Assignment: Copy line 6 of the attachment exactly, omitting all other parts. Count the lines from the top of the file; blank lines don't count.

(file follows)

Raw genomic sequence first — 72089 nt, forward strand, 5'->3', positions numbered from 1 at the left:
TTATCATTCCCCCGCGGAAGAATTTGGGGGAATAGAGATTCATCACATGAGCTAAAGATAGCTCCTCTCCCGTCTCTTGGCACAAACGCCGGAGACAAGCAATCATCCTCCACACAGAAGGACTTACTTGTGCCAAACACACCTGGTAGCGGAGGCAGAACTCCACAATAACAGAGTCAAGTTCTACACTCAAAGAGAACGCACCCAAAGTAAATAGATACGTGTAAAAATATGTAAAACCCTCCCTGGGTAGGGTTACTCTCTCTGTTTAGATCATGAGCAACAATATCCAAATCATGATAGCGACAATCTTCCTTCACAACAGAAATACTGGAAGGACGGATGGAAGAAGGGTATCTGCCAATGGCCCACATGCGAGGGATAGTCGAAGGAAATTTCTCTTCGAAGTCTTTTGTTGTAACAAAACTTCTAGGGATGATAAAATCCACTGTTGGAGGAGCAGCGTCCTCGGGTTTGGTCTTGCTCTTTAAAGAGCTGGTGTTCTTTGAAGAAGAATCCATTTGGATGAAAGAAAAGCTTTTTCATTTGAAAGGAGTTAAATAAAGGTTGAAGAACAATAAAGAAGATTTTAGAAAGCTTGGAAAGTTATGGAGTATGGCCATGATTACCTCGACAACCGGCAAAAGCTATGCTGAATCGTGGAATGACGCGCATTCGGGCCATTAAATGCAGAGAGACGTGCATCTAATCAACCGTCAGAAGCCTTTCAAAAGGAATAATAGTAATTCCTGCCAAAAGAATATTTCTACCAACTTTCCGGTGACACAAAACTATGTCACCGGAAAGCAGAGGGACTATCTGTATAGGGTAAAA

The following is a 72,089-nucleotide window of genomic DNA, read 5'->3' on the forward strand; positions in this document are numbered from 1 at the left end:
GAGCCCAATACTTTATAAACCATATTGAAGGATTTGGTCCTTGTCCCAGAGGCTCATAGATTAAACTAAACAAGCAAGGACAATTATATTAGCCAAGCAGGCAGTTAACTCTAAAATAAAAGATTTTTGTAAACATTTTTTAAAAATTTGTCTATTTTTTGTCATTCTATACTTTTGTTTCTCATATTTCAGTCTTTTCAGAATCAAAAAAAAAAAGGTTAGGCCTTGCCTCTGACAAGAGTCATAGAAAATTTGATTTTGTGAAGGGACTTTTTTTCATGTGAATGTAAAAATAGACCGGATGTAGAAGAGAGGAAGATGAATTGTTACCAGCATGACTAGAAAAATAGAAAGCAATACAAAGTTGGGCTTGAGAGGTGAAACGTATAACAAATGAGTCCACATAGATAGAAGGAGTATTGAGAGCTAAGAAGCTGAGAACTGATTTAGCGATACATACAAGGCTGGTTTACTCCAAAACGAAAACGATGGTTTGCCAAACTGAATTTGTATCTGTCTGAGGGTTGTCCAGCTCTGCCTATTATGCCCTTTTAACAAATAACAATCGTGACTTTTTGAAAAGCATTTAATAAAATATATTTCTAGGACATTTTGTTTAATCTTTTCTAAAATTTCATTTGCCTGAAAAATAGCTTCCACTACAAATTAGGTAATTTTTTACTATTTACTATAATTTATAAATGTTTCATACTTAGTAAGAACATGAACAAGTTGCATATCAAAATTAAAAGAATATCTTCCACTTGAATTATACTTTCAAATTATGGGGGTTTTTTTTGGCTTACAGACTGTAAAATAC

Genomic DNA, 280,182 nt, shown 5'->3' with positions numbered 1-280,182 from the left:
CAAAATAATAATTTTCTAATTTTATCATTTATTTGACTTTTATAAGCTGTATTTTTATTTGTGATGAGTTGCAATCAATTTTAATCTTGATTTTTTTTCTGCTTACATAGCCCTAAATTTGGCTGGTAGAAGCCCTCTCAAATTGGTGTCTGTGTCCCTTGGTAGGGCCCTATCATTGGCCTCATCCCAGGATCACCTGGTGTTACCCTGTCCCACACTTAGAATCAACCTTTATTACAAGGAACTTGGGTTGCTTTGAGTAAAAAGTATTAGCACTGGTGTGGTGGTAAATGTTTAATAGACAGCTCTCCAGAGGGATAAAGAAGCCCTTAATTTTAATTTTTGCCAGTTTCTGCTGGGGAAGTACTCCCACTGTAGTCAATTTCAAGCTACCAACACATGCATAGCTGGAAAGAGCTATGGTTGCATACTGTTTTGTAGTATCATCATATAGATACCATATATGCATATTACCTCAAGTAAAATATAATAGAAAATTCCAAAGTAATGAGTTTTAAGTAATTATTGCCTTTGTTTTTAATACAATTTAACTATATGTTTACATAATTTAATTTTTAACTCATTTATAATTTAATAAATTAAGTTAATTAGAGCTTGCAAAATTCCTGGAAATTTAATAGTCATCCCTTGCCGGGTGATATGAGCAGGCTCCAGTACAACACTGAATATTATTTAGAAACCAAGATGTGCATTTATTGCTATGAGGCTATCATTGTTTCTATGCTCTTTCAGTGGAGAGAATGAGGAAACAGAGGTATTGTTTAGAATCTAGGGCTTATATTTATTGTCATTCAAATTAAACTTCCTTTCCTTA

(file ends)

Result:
CAAAATAATAATTTTCTAATTTTATCATTTATTTGACTTTTATAAGCTGTATTTTTATTTGTGATGAGTTGCAATCAATTTTAATCTTGATTTTTTTTCTGCTTACATAGCCCTAAATTTGGCTGGTAGAAGCCCTCTCAAATTGGTGTCTGTGTCCCTTGGTAGGGCCCTATCATTGGCCTCATCCCAGGATCACCTGGTGTTACCCTGTCCCACACTTAGAATCAACCTTTATTACAAGGAACTTGGGTTGCTTTGAGTAAAAAGTATTAGCACTGGTGTGGTGGTAAATGTTTAATAGACAGCTCTCCAGAGGGATAAAGAAGCCCTTAATTTTAATTTTTGCCAGTTTCTGCTGGGGAAGTACTCCCACTGTAGTCAATTTCAAGCTACCAACACATGCATAGCTGGAAAGAGCTATGGTTGCATACTGTTTTGTAGTATCATCATATAGATACCATATATGCATATTACCTCAAGTAAAATATAATAGAAAATTCCAAAGTAATGAGTTTTAAGTAATTATTGCCTTTGTTTTTAATACAATTTAACTATATGTTTACATAATTTAATTTTTAACTCATTTATAATTTAATAAATTAAGTTAATTAGAGCTTGCAAAATTCCTGGAAATTTAATAGTCATCCCTTGCCGGGTGATATGAGCAGGCTCCAGTACAACACTGAATATTATTTAGAAACCAAGATGTGCATTTATTGCTATGAGGCTATCATTGTTTCTATGCTCTTTCAGTGGAGAGAATGAGGAAACAGAGGTATTGTTTAGAATCTAGGGCTTATATTTATTGTCATTCAAATTAAACTTCCTTTCCTTA